Momentous and sad news for Catholic schools was buried in the last paragraph of our Brooklyn Bishop DiMarzio's most recent column for the diocesan newspaper, The Tablet: Plans are indeed afoot to turn three Catholic parochial schools in the Brooklyn Diocese into charter schools. The proposal, previously discussed in a surprise joint press conference by the bishop and Mayor Bloomberg, had only been in the exploratory stages before; this seems to represent a marked hardening into reality. Of course, the bishop didn't say which three schools, leaving the field open for the rumor-mongering and Maalox-guzzling that understandably haunt the beleagured ranks of our parochial school communities.
Jake and Elwood (above) wouldn't approve, and neither do I. The proposal has being floated as a way to "preserve" quality education in the same building, giving dibs to the formerly Catholic school's students and even its staff. In reality, it would amount to the Church leasing its building to the new public-school entity, removing any sign of religious identity, and banning religion from the curriculum (fittingly, since the school would now be funded by taxpayer dollars). The promise to preserve teachers' jobs may founder on the public-school system's requirements for certification, a technicality many of our wonderful teachers lack and could only obtain through costly further education. And the experience of Catholic-turned-charter schools down in Washington, D.C., where this new "model" was first rolled out just last year, bodes ill, not well, for "strengthening" the surviving schools. (See this article for wince-inducing details like a teacher whose classroom has an "empty nail" where a cross used to hang and kids now reciting "values" instead of prayers.)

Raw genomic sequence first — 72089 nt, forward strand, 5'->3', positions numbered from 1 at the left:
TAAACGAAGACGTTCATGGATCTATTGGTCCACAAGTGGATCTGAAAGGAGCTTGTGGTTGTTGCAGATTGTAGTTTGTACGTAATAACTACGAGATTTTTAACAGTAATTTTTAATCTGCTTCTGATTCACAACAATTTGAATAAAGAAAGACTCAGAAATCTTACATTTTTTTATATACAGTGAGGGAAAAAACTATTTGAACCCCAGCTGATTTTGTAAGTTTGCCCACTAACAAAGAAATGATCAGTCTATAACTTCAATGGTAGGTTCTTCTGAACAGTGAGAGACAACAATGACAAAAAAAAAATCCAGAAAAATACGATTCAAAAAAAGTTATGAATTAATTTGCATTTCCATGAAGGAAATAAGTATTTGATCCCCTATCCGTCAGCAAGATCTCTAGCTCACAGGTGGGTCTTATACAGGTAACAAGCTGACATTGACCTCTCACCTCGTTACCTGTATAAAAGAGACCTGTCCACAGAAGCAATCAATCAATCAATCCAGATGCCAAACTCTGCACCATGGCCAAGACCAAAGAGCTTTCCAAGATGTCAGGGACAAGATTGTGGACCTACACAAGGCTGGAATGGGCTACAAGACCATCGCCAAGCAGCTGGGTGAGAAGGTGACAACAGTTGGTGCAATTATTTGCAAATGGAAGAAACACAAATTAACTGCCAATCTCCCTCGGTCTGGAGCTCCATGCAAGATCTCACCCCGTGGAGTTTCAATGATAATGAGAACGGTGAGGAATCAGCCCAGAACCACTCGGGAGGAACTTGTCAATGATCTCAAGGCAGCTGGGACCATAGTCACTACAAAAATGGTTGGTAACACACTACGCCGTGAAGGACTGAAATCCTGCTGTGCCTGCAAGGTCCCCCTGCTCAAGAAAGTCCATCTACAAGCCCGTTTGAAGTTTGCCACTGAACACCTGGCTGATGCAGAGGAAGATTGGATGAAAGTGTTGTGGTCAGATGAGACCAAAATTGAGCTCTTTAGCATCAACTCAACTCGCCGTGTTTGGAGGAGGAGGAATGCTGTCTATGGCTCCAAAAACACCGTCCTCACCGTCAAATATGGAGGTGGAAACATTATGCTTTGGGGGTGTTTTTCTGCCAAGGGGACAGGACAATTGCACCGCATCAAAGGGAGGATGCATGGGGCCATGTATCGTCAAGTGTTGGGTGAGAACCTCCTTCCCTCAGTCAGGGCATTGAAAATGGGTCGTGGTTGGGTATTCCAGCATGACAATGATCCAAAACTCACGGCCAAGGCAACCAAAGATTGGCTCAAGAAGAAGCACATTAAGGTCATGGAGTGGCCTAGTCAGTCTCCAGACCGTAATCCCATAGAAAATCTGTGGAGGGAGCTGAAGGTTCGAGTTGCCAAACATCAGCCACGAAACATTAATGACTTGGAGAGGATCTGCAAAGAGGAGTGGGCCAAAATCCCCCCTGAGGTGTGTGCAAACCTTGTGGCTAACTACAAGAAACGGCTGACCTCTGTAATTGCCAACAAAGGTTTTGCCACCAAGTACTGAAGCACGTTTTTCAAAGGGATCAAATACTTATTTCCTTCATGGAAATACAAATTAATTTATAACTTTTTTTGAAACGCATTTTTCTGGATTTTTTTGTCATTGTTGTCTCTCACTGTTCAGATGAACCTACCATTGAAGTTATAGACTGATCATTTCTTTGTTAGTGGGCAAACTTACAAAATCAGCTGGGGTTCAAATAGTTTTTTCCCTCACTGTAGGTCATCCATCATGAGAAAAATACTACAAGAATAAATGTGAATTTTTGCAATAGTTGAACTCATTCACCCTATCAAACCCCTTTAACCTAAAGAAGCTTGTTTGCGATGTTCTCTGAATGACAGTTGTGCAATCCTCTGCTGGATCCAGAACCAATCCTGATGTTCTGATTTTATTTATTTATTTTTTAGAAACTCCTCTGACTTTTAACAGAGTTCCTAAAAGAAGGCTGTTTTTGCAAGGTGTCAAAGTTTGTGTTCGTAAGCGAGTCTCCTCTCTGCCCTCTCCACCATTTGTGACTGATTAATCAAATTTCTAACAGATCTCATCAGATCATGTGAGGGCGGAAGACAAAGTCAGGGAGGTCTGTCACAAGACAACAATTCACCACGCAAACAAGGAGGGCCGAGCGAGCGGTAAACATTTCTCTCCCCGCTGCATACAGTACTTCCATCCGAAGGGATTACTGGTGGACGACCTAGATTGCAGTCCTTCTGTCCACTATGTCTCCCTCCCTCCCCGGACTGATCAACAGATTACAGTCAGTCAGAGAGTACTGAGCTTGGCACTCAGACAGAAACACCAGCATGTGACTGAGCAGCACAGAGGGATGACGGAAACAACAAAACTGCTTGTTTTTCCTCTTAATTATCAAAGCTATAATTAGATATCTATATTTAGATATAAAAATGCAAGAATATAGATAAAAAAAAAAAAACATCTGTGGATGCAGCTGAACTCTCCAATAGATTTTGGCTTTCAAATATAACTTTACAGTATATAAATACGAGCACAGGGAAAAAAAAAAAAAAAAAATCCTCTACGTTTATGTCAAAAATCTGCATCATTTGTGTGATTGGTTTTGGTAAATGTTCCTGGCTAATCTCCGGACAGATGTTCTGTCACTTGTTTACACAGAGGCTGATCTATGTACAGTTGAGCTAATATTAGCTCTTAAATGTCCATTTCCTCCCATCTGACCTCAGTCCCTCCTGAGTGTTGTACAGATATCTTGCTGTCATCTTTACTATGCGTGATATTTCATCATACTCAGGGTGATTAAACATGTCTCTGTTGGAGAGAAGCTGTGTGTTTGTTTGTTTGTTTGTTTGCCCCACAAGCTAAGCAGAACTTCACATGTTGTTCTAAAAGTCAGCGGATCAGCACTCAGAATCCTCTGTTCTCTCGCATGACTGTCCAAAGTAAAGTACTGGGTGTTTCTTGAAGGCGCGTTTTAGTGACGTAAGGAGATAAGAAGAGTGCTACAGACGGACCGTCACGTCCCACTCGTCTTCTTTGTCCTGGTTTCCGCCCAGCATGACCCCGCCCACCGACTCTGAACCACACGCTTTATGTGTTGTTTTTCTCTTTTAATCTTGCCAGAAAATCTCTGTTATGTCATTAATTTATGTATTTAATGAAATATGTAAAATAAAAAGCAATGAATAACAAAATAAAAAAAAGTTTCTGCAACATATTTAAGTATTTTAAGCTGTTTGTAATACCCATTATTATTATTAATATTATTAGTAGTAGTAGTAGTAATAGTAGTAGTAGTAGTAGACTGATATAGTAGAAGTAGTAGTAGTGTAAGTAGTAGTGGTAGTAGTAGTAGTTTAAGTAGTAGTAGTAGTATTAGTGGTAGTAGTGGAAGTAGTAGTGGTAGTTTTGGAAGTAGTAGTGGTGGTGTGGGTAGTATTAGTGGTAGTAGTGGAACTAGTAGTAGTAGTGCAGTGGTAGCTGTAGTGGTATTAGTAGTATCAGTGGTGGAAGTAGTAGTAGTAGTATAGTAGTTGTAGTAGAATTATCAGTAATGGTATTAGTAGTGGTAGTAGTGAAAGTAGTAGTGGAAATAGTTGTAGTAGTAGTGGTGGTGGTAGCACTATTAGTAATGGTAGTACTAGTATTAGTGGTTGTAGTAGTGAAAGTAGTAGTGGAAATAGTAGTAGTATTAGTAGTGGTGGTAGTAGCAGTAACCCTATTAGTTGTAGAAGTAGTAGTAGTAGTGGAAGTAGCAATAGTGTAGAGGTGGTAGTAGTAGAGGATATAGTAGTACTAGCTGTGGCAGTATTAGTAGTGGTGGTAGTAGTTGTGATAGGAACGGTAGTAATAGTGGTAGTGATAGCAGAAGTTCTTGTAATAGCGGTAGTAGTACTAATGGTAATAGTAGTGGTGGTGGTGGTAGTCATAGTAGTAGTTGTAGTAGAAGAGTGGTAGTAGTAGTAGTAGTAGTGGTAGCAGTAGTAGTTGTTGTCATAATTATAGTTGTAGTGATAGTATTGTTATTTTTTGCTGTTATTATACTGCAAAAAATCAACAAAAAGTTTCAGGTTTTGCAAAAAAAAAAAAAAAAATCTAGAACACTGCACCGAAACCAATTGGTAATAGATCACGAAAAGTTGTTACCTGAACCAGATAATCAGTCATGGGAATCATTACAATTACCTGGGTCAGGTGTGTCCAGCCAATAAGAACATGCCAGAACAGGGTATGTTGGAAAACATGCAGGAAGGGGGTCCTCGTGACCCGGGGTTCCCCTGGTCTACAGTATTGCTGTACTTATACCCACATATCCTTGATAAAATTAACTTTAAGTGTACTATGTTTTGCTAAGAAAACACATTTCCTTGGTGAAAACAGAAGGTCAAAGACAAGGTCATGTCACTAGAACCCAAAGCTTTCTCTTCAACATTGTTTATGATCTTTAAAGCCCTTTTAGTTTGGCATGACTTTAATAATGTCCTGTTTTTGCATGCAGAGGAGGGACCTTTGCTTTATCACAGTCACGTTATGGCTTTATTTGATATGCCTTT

Nonetheless, since a flip to charters could turn under-enrolled Catholic schools into ATMs for cash-strapped dioceses, the gambit is being eagerly watched by Catholic educators all over the country. It will be interesting to see how this plays out in the first unholy trinity of schools to qualify for the Empty Nail Award. The diocese seems genuine in its determination to prune and eventually transform the parochial school system into a leaner, more independent constellation of "academies," along the lines of the still-thriving private Catholic high schools; it is hard to see how this sure-to-be-controversial venture will not muddy the waters of those good intentions.